It is upon us. The 2017 CrossFit Open.

For “veteran” CrossFitters (in this instance, anyone who’s competed in or been around The Open buzz in the past), that means daunting and exciting WODs, testing scores against the pros, and an enhanced sense of community and encouragement during WODs (yes, it’s possible).

For the newer folks, The Open is like the latest episode of This is Us or Empire: everyone is talking about it, it sounds pretty cool, but you’re not sure if you’re ready for the intense commitment it seems to require.

If you don’t know what The Open is, ask anyone in the box. Granted, you might get some slightly unhelpful answers, like “Awesome,” or “Terrible. But so awesome.”

Long story short, the athletes you see in The CrossFit Games have to qualify somehow. That starts with a series of five WODs—The Open. Then those winners compete in Regionals, and those winners in The Games.

Take basketball. The difference in CrossFit and every other sport, as Stephen McDonald pointed out, is that your average Joe can’t simply walk in and compete in a Playoff game and end up in the Final Four.

You can, however, submit your scores for The CrossFit Open the same way that Rich Froning and Annie Thorisdottir do. And theoretically, you could do well enough to qualify for Regionals and compete at Regionals. And then The Open.

Theoretically.

But that’s not the reason most of us at CrossFit 405 and CrossFit 405 South (and “regular” athletes all over the world) compete in The Open. We willingly decide to do workouts that involve 84 Burpees-Over-Bar or 150 DumbBell Snatches knowing that we don’t have a chance of going to Regionals.

Here are the 5 Main Reasons We Sign up for The Open:

  1. Why Not?

Maybe you watched The Games on TV and wanted a piece of the action, or you’ve been a part of CrossFit for a few years and never got around to signing up (like Dustin Stokes)—but now you’re taking the plunge. This is why a lot of CrossFitters sign up—simple curiosity, and because they don’t see a reason not to sign up. After all, when The Open is all anyone is talking about for a month, you might as well see what you’re missing.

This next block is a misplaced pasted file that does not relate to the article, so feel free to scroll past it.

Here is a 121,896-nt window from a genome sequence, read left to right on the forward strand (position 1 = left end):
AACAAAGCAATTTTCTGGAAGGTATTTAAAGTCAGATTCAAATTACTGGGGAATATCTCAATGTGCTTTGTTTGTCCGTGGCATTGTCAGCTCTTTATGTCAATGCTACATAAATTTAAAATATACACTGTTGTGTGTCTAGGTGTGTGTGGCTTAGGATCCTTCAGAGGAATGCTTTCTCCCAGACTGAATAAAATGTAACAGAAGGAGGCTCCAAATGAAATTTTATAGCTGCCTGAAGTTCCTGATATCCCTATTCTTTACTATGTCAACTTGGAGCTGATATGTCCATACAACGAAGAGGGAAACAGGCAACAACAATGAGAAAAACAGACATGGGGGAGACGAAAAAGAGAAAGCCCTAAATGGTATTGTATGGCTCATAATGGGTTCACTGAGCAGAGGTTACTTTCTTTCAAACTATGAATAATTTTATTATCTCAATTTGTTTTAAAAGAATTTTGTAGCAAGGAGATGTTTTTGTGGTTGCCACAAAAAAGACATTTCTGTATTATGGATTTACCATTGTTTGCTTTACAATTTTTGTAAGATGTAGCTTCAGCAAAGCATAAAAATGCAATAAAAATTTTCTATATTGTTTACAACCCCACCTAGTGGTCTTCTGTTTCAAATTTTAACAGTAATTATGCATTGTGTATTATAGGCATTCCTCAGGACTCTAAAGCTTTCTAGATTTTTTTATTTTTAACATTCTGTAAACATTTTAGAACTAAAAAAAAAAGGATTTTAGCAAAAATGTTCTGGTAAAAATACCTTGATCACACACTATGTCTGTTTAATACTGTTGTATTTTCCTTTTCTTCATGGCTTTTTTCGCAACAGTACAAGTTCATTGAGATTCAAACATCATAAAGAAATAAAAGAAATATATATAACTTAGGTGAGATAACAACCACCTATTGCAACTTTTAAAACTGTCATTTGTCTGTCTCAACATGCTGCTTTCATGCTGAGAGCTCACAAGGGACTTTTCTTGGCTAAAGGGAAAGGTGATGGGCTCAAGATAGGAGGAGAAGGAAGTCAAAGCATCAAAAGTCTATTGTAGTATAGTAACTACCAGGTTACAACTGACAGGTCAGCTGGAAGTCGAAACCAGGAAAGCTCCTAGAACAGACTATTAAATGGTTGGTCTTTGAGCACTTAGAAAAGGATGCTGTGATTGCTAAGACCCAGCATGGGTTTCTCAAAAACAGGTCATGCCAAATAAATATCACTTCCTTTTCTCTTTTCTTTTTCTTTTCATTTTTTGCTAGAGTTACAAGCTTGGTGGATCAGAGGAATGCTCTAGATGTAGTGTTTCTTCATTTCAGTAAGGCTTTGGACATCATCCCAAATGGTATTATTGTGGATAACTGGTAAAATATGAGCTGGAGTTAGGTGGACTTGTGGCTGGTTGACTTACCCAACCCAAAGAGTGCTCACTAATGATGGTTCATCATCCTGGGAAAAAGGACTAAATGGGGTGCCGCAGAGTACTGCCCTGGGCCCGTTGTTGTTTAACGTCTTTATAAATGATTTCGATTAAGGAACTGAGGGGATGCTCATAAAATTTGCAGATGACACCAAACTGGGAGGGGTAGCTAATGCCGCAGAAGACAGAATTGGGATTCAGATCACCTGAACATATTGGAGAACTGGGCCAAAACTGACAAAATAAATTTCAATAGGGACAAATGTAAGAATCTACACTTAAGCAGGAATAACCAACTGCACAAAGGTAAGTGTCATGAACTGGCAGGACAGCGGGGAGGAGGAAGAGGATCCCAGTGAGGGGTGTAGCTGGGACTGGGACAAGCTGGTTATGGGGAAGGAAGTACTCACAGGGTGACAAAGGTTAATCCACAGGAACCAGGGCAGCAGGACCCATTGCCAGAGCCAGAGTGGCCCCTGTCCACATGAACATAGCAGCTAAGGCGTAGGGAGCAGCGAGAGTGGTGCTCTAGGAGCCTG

In the words of our former member and honorary boxmmate, Jen Baer: “You have nothing to lose. The great thing about the CrossFit community is that we are all here to support one another. No one is going to judge you if you don’t have a movement or can’t lift heavy weights yet. We all started somewhere, and if you’re serious about meeting your goals and becoming a better athlete, The Open is for you.”  Well said, Jen.

  1. Someone Talks You Into It

As I said, when The Open is all anyone at the box is talking about for a month (or more), it’s hard not to take another swig of the Koolaid. Whether it’s coaches or other athletes in class, it becomes hard to avoid the question, “Have you signed up for The Open?” …Especially if you have a class with Ryan Pratt, resident Super Motivator. Some people literally sign up just so they can appease the questioners and stop doling out excuses. I’m not saying this is the best reason to sign up for The Open, I’m just saying it happens. Either way, it gets you doing the WODs.

  • In a similar category, we have “Coy said she would punch me if I didn’t sign up.” –(Kirk Redeker) I do agree, none of us want to incur the wrath of Mama Coy…
  1. You Hear About the Awesome PR’s Everybody Gets

Did you know that you are 75% more likely to achieve a personal record during The Open WODs than “regular” WODs? (That’s Chandler math and research, so don’t bank on it.)

Seriously though, there’s some freaky stuff that goes down when it comes to people making great personal strides during The Open. And by freaky, I mean amazing. Stephen McDonald said he’s gotten a PR pretty much every time he’s done The Open.

“I think the adrenaline mixed with the atmosphere, and your friends cheering you on causes you to push harder than you might normally push yourself,” he said.

And he’s right. It’s hard to explain, but there’s a palpable energy that fills the gym during The Open workouts. Everybody wants everybody to crush it. Everyone is pushing themselves. For example, lots of people get their first double-under, their first pull-up, or lift a weight they’ve never done before.